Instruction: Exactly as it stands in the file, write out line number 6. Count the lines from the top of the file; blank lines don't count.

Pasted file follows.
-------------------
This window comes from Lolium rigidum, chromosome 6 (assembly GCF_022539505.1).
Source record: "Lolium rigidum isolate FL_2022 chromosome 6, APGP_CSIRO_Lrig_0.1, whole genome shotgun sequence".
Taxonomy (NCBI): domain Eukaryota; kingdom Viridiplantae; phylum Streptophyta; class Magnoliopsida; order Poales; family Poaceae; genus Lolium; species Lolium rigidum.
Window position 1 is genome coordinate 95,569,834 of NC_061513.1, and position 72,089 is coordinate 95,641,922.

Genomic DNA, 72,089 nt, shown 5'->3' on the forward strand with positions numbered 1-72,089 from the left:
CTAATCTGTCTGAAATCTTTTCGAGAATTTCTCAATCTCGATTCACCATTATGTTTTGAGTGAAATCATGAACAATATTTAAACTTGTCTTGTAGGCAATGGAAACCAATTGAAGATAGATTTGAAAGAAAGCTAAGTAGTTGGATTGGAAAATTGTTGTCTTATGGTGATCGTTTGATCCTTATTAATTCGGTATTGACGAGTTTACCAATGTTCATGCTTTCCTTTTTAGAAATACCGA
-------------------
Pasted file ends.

CTAATCTGTCTGAAATCTTTTCGAGAATTTCTCAATCTCGATTCACCATTATGTTTTGAGTGAAATCATGAACAATATTTAAACTTGTCTTGTAGGCAATGGAAACCAATTGAAGATAGATTTGAAAGAAAGCTAAGTAGTTGGATTGGAAAATTGTTGTCTTATGGTGATCGTTTGATCCTTATTAATTCGGTATTGACGAGTTTACCAATGTTCATGCTTTCCTTTTTAGAAATACCGA